Onsite: Canadian Manufacturing and Technology Show


What`s next for manufacturing in Canada—a microcosm of the industry in Toronto

The most recent issue of Manufacturing Engineering, a publication distributed by the Society of Manufacturing Engineers (SME) featured a story called “This Economy Has a Silver Lining” by contributor John Isrealsson, President of Sandvik Coromant U.S.—a company based in Fair Lawn, New Jersey.

If the attendance and vibe at this year’s Canadian Manufacturing Technology Show (CMTS) was any indication, it certainly illustrated that a “silver lining” really does exist in what has been thus far a bleak economic situation. That silver lining presents itself in the form of a pause or break that companies have taken during the recession to figure out how to better run their operating processes and machinery.

Attendance: good. Atmosphere: positive

The CMTS show is organized by SME and is generally well-attended. In 2007, CMTS attracted over 8,000 manufacturing professionals to the show, which was also hosted at Toronto`s Direct Energy Centre in Exhibition Place. In June 2009, SME conducted a survey of the show, and 75 per cent of past CMTS attendees indicated they made a purchase as a result of attending the 2007 show.

This year’s theme was “Reinvent. Grow. Succeed.” and the companies in attendance certainly plan to do just that as the recession wanes and things perk up for 2010. CBJ had an opportunity to attend day one of the four-day show, and it was well-worth the time to speak to hearty companies in the manufacturing sector.

The 2009 show had 500 leading manufacturers represented and featured five technology zones: Machine Tools, Metal Forming, Factory Automation (featuring an Automation Cell live presented by FANUC Robotics and Lincoln Electric), Tooling Supplies & Service and Measurement Technology & Quality Assurance. The show also featured a new Green Solutions program, in which exhibitors focused on products and processes that develop and strengthen environmental positions for companies’ operations.

In his note to conference participants, Executive Director and GM of SME Mark C. Tomlinson said “CMTS 2009 provides a timely and relevant forum to showcase solutions, new ways of thinking and the right forward-focus for industry”. Indeed, one of the highlights of the day was speaking with exhibitors who are helping companies re-invent the way they do manufacturing processes. Christopher Brodnick from Lincoln Electric said that “sometimes, it takes a recession to kick-start people”. He added that the exhibitors at the show all have the know-how to help make business more efficient, but that “it sometimes takes a slowdown in their business to look at efficiencies and where they can automate”.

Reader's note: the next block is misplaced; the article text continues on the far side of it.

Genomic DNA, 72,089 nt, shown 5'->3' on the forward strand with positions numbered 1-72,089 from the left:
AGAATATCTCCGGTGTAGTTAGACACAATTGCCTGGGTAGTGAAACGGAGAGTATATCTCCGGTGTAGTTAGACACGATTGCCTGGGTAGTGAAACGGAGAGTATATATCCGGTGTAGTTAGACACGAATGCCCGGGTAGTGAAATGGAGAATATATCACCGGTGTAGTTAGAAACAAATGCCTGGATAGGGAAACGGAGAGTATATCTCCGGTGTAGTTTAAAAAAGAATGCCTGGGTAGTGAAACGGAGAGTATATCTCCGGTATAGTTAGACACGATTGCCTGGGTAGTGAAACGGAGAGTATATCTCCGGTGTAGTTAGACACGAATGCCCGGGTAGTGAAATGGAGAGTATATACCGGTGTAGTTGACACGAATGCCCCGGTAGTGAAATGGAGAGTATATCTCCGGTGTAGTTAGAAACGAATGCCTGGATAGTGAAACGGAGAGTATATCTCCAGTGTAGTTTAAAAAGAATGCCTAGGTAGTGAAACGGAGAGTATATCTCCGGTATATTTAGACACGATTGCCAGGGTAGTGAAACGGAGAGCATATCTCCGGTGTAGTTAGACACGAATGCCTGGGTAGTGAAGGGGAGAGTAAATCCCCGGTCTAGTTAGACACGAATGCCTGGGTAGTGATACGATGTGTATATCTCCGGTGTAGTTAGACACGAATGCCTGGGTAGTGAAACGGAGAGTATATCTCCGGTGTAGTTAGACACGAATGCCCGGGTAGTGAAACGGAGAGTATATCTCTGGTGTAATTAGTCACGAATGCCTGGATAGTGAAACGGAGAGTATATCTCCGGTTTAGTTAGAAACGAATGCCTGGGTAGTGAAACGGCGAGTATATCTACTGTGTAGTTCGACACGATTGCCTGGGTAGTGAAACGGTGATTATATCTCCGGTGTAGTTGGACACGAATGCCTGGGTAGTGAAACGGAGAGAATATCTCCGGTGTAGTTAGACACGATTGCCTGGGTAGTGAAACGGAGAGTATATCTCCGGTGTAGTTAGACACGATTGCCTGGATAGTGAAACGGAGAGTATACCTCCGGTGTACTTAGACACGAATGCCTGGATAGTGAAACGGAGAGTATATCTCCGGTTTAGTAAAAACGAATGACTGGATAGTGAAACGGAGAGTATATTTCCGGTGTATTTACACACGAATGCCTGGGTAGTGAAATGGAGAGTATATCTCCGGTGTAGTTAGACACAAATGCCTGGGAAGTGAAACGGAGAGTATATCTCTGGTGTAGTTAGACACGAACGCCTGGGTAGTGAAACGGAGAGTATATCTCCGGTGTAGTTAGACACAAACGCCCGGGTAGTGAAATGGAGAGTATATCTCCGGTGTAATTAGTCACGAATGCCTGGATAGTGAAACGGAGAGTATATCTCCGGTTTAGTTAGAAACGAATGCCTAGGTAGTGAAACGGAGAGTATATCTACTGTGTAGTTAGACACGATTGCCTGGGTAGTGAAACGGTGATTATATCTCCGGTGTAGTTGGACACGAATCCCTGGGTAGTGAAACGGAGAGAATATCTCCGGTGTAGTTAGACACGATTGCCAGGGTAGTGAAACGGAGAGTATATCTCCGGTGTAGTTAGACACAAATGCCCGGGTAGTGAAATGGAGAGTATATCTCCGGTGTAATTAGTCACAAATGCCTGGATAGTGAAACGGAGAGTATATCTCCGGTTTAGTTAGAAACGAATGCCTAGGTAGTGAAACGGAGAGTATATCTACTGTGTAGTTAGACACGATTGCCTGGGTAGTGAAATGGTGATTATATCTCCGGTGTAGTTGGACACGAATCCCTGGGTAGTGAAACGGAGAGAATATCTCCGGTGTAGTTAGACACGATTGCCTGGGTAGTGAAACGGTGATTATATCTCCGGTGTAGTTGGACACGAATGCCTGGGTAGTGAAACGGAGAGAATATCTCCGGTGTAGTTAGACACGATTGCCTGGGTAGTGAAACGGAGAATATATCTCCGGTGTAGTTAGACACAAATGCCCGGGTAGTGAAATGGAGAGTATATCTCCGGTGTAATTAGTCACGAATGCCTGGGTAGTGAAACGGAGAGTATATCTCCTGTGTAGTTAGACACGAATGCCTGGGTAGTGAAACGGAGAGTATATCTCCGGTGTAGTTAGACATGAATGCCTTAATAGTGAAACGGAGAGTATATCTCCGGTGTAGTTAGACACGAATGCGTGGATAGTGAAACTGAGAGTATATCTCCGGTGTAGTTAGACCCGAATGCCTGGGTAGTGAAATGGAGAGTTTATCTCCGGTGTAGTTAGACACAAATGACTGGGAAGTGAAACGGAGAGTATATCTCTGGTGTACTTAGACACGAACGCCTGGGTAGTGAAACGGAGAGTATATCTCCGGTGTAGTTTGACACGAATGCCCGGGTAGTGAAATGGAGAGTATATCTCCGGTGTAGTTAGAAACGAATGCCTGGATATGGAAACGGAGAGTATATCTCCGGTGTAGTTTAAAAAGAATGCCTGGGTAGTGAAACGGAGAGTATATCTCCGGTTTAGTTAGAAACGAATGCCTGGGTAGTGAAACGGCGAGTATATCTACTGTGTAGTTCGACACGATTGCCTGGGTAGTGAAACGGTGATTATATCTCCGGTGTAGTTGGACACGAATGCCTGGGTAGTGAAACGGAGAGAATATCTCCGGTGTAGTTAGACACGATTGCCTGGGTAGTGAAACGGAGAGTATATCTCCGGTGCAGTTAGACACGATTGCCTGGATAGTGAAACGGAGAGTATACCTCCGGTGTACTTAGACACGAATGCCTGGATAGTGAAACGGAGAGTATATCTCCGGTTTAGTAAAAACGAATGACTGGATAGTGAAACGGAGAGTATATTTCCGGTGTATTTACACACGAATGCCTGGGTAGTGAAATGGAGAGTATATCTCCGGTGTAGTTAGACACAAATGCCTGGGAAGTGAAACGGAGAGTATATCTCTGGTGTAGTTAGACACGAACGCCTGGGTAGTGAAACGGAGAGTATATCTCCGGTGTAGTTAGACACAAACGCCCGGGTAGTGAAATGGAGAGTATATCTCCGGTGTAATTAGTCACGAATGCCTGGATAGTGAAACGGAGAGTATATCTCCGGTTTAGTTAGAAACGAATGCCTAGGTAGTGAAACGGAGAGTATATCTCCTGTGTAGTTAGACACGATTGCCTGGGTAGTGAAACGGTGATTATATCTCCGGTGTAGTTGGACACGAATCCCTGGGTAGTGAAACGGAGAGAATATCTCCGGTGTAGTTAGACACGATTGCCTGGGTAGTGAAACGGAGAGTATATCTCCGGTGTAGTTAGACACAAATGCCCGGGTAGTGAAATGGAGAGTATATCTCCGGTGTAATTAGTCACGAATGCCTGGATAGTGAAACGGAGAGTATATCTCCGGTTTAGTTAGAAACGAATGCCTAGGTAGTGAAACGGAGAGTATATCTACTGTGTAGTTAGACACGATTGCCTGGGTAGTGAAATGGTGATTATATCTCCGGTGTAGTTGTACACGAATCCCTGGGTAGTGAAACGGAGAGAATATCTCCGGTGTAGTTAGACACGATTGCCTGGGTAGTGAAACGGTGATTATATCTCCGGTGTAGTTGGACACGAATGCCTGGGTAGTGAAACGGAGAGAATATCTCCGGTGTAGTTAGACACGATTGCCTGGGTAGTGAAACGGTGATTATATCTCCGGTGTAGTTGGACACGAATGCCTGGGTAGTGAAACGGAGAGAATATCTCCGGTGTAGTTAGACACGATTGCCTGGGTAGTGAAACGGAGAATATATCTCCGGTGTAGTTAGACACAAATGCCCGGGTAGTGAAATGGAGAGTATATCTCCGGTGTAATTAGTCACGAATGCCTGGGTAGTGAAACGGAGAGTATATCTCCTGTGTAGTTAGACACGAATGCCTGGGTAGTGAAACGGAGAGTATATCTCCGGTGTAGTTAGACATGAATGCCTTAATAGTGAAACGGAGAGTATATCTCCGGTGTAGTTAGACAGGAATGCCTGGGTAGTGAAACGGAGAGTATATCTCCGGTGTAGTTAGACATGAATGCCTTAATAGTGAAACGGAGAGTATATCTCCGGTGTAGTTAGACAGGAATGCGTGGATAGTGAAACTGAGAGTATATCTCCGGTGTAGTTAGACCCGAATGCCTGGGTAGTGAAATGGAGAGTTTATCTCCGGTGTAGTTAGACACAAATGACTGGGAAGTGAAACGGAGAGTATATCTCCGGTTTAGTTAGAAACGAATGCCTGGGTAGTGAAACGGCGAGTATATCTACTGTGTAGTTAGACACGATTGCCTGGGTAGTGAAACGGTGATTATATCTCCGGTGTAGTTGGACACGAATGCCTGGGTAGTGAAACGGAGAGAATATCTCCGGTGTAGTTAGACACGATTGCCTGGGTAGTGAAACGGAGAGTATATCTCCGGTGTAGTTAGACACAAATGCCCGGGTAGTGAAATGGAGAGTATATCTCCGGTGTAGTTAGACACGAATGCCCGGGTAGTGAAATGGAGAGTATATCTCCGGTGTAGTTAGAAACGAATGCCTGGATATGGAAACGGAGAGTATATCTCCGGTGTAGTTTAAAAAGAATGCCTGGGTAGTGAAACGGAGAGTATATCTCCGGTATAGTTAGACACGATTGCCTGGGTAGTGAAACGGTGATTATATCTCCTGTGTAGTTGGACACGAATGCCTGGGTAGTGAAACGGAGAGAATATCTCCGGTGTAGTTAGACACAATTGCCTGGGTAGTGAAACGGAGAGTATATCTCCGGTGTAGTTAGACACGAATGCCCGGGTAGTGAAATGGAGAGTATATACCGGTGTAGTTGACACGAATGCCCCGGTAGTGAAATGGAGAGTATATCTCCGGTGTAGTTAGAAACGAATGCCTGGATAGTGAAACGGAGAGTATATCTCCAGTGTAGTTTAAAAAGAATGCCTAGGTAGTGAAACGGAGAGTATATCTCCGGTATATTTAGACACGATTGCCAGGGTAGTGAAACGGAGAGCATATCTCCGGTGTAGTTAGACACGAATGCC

The previously mentioned article by Isrealsson, as well as commentary from other show attendees, echoed the notion that time has allowed for reflection on the part of businesses.

The message on the floor

Wayne Felker, Regional Sales Manager for A.W. Miller Technical Sales (Canadian division) explained to CBJ that business is picking up: “Quotations are up, we’re selling more machines, and 2010 looks good. For the last while, companies have been investigating machines to make sure they have the right ones, and they’ve been specking out new ones—and 2010 will be the year they make a purchasing decision”.

CMTS also had an Automation Rendez-Vous two-day technology conference that was put together to provide key solutions for manufacturers on industrial process improvement, emerging technologies and partnership best practices. In addition, on the first day of the conference, Linda Hasenfratz, CEO of Linamar Corporation, presented the opening keynote address to conference attendees, sharing with the audience valuable insight into the future of the Canadian automotive manufacturing industry—which, at first glance, has been suffering. But even some conference participants in the automotive industry shared positive messages about the coming year despite 2009’s disappointing performance in the auto sector.

conference, it was jam-packed, which is a refreshing sign of the times, as potential SME members lined up to get more information. Mike Bahreini, Treasurer and Chair of Training and Education attended not only to represent his SME Toronto Chapter 26 at the show, but also to network with members and talk about the future of the industry. “SME’s job is to connect all of the people here, so they can see each other face to face,” he explained. Bahreini went on to say that the automotive industry is looking towards better days. As a tool and process engineer at a Brampton assembly plant, he beams that even as the economy is just picking up pace, “right now we’re extremely busy”.

Coming out stronger on the other side

The year 2009 showed the world that in order to survive a recession and in order to come out of the other side stronger, companies have to believe in the future and in their own ability to diversify and remain adaptable. As Brian J. Hogan puts it in his editor’s note in Manufacturing Engineering: “Without a belief in the future, no one moves, no one puts in the effort required to complete a transition and achieve renewal”. CBJ learned from CMTS attendees how capable the manufacturing sector is of renewing and re-inventing itself. And the future of the manufacturing sector remains foremost with the manufacturing professionals at CMTS this year, and those who will make deals with exhibitors inside and outside convention walls— through to the end of this year and beyond.